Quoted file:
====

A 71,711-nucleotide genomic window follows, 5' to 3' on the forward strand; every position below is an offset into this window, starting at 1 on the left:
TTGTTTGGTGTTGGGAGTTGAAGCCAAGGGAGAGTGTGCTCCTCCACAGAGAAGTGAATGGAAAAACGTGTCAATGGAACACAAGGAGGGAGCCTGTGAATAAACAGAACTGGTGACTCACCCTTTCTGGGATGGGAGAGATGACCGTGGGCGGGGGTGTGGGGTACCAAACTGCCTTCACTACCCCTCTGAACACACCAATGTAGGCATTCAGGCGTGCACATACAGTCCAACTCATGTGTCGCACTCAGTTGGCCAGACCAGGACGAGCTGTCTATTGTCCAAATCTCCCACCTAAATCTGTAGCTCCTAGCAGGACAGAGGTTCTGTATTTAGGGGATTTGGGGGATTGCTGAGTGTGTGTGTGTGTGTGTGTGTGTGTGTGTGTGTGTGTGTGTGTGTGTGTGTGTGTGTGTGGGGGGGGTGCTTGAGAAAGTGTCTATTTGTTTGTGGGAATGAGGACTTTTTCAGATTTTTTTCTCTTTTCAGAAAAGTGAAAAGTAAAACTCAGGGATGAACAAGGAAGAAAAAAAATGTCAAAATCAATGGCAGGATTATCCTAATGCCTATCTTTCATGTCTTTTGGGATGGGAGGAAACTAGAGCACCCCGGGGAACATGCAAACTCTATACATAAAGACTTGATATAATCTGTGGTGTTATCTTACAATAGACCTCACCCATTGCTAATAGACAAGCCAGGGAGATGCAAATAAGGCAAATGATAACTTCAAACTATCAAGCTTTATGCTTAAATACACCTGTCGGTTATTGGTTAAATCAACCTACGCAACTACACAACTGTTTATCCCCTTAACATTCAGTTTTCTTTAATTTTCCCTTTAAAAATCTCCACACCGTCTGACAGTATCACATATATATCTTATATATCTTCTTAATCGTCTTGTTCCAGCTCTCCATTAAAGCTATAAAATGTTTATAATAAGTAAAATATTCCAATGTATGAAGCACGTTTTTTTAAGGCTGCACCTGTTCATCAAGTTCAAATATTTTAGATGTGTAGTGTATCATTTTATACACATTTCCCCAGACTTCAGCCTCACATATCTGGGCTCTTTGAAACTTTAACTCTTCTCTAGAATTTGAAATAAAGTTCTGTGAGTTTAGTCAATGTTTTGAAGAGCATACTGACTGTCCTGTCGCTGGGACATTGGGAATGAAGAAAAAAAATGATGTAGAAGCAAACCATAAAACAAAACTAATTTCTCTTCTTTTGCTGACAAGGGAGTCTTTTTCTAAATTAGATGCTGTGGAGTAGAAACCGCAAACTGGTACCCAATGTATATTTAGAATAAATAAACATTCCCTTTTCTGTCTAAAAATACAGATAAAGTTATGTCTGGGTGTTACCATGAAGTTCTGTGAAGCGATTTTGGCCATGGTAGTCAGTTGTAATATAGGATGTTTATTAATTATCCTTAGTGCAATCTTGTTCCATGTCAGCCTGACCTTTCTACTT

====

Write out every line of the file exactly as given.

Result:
A 71,711-nucleotide genomic window follows, 5' to 3' on the forward strand; every position below is an offset into this window, starting at 1 on the left:
TTGTTTGGTGTTGGGAGTTGAAGCCAAGGGAGAGTGTGCTCCTCCACAGAGAAGTGAATGGAAAAACGTGTCAATGGAACACAAGGAGGGAGCCTGTGAATAAACAGAACTGGTGACTCACCCTTTCTGGGATGGGAGAGATGACCGTGGGCGGGGGTGTGGGGTACCAAACTGCCTTCACTACCCCTCTGAACACACCAATGTAGGCATTCAGGCGTGCACATACAGTCCAACTCATGTGTCGCACTCAGTTGGCCAGACCAGGACGAGCTGTCTATTGTCCAAATCTCCCACCTAAATCTGTAGCTCCTAGCAGGACAGAGGTTCTGTATTTAGGGGATTTGGGGGATTGCTGAGTGTGTGTGTGTGTGTGTGTGTGTGTGTGTGTGTGTGTGTGTGTGTGTGTGTGTGTGTGTGGGGGGGGTGCTTGAGAAAGTGTCTATTTGTTTGTGGGAATGAGGACTTTTTCAGATTTTTTTCTCTTTTCAGAAAAGTGAAAAGTAAAACTCAGGGATGAACAAGGAAGAAAAAAAATGTCAAAATCAATGGCAGGATTATCCTAATGCCTATCTTTCATGTCTTTTGGGATGGGAGGAAACTAGAGCACCCCGGGGAACATGCAAACTCTATACATAAAGACTTGATATAATCTGTGGTGTTATCTTACAATAGACCTCACCCATTGCTAATAGACAAGCCAGGGAGATGCAAATAAGGCAAATGATAACTTCAAACTATCAAGCTTTATGCTTAAATACACCTGTCGGTTATTGGTTAAATCAACCTACGCAACTACACAACTGTTTATCCCCTTAACATTCAGTTTTCTTTAATTTTCCCTTTAAAAATCTCCACACCGTCTGACAGTATCACATATATATCTTATATATCTTCTTAATCGTCTTGTTCCAGCTCTCCATTAAAGCTATAAAATGTTTATAATAAGTAAAATATTCCAATGTATGAAGCACGTTTTTTTAAGGCTGCACCTGTTCATCAAGTTCAAATATTTTAGATGTGTAGTGTATCATTTTATACACATTTCCCCAGACTTCAGCCTCACATATCTGGGCTCTTTGAAACTTTAACTCTTCTCTAGAATTTGAAATAAAGTTCTGTGAGTTTAGTCAATGTTTTGAAGAGCATACTGACTGTCCTGTCGCTGGGACATTGGGAATGAAGAAAAAAAATGATGTAGAAGCAAACCATAAAACAAAACTAATTTCTCTTCTTTTGCTGACAAGGGAGTCTTTTTCTAAATTAGATGCTGTGGAGTAGAAACCGCAAACTGGTACCCAATGTATATTTAGAATAAATAAACATTCCCTTTTCTGTCTAAAAATACAGATAAAGTTATGTCTGGGTGTTACCATGAAGTTCTGTGAAGCGATTTTGGCCATGGTAGTCAGTTGTAATATAGGATGTTTATTAATTATCCTTAGTGCAATCTTGTTCCATGTCAGCCTGACCTTTCTACTT